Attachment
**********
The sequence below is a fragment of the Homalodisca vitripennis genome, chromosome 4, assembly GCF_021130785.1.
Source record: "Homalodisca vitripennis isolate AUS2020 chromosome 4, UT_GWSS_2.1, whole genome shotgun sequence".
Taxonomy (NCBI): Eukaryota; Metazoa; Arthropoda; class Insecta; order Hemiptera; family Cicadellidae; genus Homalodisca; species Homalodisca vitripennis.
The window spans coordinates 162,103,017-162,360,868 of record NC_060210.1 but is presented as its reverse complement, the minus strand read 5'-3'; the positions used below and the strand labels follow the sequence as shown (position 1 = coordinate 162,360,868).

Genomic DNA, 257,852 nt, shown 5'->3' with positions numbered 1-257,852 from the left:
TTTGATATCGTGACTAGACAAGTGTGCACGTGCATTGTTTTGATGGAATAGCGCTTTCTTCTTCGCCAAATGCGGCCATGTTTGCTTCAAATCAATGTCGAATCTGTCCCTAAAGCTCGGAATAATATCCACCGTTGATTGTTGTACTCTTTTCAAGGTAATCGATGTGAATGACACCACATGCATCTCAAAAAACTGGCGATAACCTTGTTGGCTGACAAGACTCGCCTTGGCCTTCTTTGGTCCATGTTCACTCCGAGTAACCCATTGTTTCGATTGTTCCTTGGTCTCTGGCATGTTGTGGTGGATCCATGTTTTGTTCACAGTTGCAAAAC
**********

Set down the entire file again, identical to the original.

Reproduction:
The sequence below is a fragment of the Homalodisca vitripennis genome, chromosome 4, assembly GCF_021130785.1.
Source record: "Homalodisca vitripennis isolate AUS2020 chromosome 4, UT_GWSS_2.1, whole genome shotgun sequence".
Taxonomy (NCBI): Eukaryota; Metazoa; Arthropoda; class Insecta; order Hemiptera; family Cicadellidae; genus Homalodisca; species Homalodisca vitripennis.
The window spans coordinates 162,103,017-162,360,868 of record NC_060210.1 but is presented as its reverse complement, the minus strand read 5'-3'; the positions used below and the strand labels follow the sequence as shown (position 1 = coordinate 162,360,868).

Genomic DNA, 257,852 nt, shown 5'->3' with positions numbered 1-257,852 from the left:
TTTGATATCGTGACTAGACAAGTGTGCACGTGCATTGTTTTGATGGAATAGCGCTTTCTTCTTCGCCAAATGCGGCCATGTTTGCTTCAAATCAATGTCGAATCTGTCCCTAAAGCTCGGAATAATATCCACCGTTGATTGTTGTACTCTTTTCAAGGTAATCGATGTGAATGACACCACATGCATCTCAAAAAACTGGCGATAACCTTGTTGGCTGACAAGACTCGCCTTGGCCTTCTTTGGTCCATGTTCACTCCGAGTAACCCATTGTTTCGATTGTTCCTTGGTCTCTGGCATGTTGTGGTGGATCCATGTTTTGTTCACAGTTGCAAAAC